We miss Maine.
And we love shortbread.
So, inspired by the recent success of our lemon basil shortbread, it only made since that our next test kitchen experiment would be maple walnut shortbread.
We still had plenty of Grade B Maple Syrup left, even though Anne used some in her delicious Brazilian Stew the other night (be sure to look for that recipe in the near future!).
So we thought – why not just take Ina’s basic shortbread recipe, take out the vanilla, add some maple syrup, reduce the sugar a bit, and add some toasted walnuts? Seems simple enough, right?
And it is:
Maple Walnut Shortbread (adapted from Ina Garten’s basic shortbread recipe)
- 3 sticks unsalted butter, near room temperature
- 3/4 cup turbinado sugar
- 1/3 cup Grade B maple syrup
- 1 cup walnuts, toasted and “smashed up a good bit” (see below)
- 3 1/2 cups all purpose flour (plus a teaspoon or so more, if needed – see below)
- 1/4 teaspoon salt
You’re going to toast the walnuts first. So start with about 1 1/2 cups of whole walnuts, poured out on a pan. Cover them with a paper towel and smash them with a mallet (or, we used a fist) about 15 times or so until you’ve broken up all the large pieces. Toast them on the middle rack of your oven with the oven set to broil – stirring once or twice – for about 5 minutes, or until you really smell the oils coming out of them (but watch closely not to burn them).
When you take them out of the oven, smash them some more, until you are left with pieces no larger than a peanut, and plenty of walnut “dust.”
This picture shows very well the consistency you want – notice it’s a mixture of peanut-sized chunks and other pieces that have been pulverized into “walnut dust.” We believe that this dust is key to the texture and flavor of these cookies.
Now pack the walnut bits tightly into a 1-cup measuring cup, making sure to collect all the “dust” off the pan. Pour this 1 cup of toasted, smashed walnuts into a bowl to cool.
Sift together the salt and flour in a large bowl and set aside.
In the bowl of your stand mixer, add the turbinado sugar (we used turbinado instead of white because we thought the darker color was more fitting for these ingredients). Also add the butter, cut into chunks (the butter should have been sitting out of the fridge for about half an hour, so it has just begun to soften).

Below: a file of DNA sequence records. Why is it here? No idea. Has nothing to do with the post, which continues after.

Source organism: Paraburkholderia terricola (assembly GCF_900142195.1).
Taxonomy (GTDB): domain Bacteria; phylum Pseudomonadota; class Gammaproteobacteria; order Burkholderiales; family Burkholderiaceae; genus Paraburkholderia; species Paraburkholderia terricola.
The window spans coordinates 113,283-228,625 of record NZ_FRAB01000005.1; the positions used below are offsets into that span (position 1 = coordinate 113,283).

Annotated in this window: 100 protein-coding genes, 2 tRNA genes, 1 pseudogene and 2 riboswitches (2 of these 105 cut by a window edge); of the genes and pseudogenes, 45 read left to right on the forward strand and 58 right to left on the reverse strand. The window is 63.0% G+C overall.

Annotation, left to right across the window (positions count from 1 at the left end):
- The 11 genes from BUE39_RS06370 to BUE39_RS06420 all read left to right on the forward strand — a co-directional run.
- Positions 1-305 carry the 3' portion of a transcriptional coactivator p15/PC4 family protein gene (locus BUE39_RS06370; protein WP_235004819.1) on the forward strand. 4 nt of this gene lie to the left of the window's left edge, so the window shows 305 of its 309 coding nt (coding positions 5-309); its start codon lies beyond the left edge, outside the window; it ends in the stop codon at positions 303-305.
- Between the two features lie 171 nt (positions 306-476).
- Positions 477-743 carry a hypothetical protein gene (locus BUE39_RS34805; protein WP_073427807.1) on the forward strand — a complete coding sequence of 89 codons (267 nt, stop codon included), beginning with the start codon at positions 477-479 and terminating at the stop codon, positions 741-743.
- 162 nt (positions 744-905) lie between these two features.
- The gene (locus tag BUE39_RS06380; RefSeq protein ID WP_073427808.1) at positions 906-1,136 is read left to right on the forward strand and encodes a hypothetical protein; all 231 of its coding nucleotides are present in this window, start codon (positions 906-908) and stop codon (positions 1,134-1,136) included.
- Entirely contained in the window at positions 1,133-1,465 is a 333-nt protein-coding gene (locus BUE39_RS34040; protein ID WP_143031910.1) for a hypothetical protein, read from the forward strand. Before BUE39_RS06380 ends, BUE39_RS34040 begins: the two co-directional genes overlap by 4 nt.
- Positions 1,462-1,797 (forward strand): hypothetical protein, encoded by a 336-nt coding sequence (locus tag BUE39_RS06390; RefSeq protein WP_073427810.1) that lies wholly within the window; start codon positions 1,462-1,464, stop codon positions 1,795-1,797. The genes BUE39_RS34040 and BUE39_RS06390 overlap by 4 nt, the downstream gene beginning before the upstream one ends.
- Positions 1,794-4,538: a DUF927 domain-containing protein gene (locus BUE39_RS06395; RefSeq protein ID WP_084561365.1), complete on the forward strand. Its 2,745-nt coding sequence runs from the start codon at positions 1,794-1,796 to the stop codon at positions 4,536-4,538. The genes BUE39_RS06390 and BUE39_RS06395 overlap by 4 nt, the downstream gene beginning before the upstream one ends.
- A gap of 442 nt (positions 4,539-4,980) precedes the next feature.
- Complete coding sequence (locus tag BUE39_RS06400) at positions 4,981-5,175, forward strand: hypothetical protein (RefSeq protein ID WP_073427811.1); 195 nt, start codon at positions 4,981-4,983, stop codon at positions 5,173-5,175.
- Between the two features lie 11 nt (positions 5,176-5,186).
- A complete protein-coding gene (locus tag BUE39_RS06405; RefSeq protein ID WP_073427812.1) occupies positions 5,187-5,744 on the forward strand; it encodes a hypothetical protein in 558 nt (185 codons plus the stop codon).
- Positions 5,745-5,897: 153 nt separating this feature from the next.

Mix the butter and sugar on medium to combine well.
Measure out 1/3 cup of the maple syrup (alternatively, you could start with 2/3 cup and reduce to 1/3 cup by simmering in a saucepan – this would concentrate the flavor a bit more).
Add the syrup to the mixing bowl and blend on medium-low just to mix well.
Now dump the cup of walnuts into the bowl of flour, then gradually add the nuts and flour while the mixer is running on low.
A well-proportioned dough should form a ball on the paddle, coming cleanly off the sides of the bowl, as shown above (the dough left in the bowl in this image actually fell off the paddle a few seconds before we snapped this photo). If dough is still sticking to the sides of the bowl, add just a bit more flour – just a teaspoon at a time – until the dough pulls cleanly off the sides of the bowl.
Remove the dough, form into a ball, and then flatten into a thick disk on a baking sheet. Cover with plastic wrap and place in the fridge for 2 hours or overnight.
Remove the refrigerated dough onto a flat surface. Flatten with a rolling pin to a thickness of 1/2″ (if refrigerated overnight, you may have to wait half an hour or so before the dough will be soft enough to work with the rolling pin). Then cut into cookies, which you will place directly onto an ungreased cookie sheet.
In an oven that has been preheated to 350 degrees, bake for about 20 minutes or until the edges just start to brown. After about a minute of cooling, remove the cookies from the baking sheet onto a cooling rack.
These are our favorite shortbreads so far. They are much more moist and less crumbly than the typical shortbread, and the “walnut dust” gives them a more complex texture.
And the flavor just can’t be beat; these cookies are just sweet enough, the toasted walnuts are very present, and the maple notes fill out the background ever so slyly. In fact, if you didn’t know these cookies had maple syrup in them, you probably wouldn’t be able to put your finger on the ingredient which adds that extra depth of flavor.
We’ll definitely be adding these cookies to our routine baking list. We hope you’ll give them a try!
In the meantime, what flavor combinations would you like to see in a shortbread cookie?